Professor, Department of Astronomy and Astrophysics
University of Chicago

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Dark Energy

Key Concepts

Why introduce the mysterious dark energy into the game?  Why not just say that the flatness of the universe implies that the dark matter density is close to critical?

There is a considerable amount of evidence that the density of dark matter is very much less than critical.  The strongest lines of evidence come from clusters of galaxies:

Tests like those found in measurements of the abundance and baryon fractions of galaxy clusters only probe energy components that can cluster with galaxies.  If we want to have a low density of dark matter and still have a flat universe, one has to postulate a new component of energy that is spatially smooth and cannot cluster with galaxies.  The simplest example of such a component is Einstein's cosmological constant ? a remarkable type of energy density that is constant in both space and time.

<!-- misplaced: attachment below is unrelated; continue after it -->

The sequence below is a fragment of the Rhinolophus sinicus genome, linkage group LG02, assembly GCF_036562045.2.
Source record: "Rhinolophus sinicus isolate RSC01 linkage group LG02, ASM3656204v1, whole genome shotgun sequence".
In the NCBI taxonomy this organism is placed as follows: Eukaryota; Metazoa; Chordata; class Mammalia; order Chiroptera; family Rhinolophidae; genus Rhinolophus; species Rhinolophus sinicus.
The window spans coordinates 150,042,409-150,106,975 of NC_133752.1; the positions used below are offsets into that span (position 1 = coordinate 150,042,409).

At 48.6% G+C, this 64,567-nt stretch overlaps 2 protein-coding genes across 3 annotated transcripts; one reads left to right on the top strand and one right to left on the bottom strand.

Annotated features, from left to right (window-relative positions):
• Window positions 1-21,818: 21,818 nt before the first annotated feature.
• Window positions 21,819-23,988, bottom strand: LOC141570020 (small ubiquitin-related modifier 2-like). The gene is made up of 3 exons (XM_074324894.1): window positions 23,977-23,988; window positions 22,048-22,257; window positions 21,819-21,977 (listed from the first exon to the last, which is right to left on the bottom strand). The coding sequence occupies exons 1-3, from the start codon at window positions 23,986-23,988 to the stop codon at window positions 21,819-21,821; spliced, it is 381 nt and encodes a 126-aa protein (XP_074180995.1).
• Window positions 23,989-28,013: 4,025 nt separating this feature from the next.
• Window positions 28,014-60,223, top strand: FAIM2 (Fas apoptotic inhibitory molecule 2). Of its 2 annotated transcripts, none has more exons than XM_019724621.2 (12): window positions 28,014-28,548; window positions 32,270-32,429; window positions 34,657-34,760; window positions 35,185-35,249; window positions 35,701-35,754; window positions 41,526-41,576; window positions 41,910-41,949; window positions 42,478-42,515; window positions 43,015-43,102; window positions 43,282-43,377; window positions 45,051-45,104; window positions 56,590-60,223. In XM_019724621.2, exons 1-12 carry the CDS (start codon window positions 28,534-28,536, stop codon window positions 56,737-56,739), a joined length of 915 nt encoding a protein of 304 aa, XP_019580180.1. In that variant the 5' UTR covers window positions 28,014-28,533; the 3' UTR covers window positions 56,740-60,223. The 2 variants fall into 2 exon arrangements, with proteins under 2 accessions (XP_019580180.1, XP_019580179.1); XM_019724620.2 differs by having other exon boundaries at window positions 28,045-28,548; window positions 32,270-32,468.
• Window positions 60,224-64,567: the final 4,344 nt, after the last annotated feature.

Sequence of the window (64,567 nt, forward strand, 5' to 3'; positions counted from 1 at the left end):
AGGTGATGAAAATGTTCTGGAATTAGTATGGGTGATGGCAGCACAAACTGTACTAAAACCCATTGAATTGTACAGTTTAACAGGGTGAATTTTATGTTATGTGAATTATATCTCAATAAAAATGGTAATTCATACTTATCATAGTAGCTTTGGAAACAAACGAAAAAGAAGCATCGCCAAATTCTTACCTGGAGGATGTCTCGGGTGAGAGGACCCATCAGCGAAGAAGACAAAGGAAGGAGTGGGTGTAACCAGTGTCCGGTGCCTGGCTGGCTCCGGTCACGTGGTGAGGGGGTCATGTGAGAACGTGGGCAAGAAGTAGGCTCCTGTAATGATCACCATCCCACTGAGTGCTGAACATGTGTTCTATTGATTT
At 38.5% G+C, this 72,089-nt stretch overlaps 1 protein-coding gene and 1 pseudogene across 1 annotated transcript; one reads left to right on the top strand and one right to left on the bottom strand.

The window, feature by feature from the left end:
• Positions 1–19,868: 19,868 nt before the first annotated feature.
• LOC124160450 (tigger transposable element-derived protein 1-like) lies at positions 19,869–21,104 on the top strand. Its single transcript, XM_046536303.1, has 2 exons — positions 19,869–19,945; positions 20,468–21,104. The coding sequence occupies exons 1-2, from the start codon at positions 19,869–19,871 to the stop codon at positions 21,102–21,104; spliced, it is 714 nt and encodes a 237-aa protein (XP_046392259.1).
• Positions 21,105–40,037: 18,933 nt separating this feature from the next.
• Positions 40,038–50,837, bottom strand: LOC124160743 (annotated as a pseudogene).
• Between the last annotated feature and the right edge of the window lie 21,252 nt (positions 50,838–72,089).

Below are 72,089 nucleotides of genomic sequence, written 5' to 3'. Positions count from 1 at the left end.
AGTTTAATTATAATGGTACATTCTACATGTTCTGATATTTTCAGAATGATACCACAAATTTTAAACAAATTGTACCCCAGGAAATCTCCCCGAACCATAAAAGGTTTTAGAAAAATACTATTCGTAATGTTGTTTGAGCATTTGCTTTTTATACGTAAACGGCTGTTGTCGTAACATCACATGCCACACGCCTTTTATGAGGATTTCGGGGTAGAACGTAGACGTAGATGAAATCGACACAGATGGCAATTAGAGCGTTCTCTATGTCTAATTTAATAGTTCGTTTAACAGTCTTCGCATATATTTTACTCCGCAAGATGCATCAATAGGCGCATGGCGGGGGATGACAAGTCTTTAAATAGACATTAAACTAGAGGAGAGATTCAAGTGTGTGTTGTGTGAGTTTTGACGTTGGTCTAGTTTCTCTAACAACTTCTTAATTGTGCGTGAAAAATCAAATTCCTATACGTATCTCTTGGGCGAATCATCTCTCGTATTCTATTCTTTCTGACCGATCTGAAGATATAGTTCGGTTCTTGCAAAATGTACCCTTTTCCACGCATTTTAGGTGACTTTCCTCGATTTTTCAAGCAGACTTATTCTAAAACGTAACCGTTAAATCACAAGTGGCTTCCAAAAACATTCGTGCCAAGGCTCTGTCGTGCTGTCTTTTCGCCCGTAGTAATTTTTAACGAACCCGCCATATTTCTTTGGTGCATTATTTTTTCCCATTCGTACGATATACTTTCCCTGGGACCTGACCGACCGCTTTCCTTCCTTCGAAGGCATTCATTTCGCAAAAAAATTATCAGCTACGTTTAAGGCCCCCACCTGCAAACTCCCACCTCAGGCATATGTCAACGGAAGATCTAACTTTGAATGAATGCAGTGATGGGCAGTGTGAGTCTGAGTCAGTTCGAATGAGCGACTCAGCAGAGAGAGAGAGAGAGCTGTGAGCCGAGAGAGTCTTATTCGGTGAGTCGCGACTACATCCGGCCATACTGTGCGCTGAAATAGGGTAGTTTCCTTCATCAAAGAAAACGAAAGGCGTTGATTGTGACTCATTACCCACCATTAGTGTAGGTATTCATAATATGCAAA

The inference of dark energy taking up some 60-80% of the total energy density is nicely consistent with measurements of the luminosity distance to high redshift supernovae (SNe) which indicate the expansion of the universe is accelerating.

These three tests (CMB for flatness, clusters for the matter density, and SNe for the acceleration) nicely complement each other and currently indicate that dark energy not only exists but is the dominant form of energy density in the universe today.  As all of these tests improve in precision, it will be interesting to see whether consistency with a simple cosmological constant for the dark energy remains.   Changes in the nature of the dark energy can slightly change the distance CMB photons can travel since recombination and hence change the interpretation of future more precise measurements of the acoustic peak positions.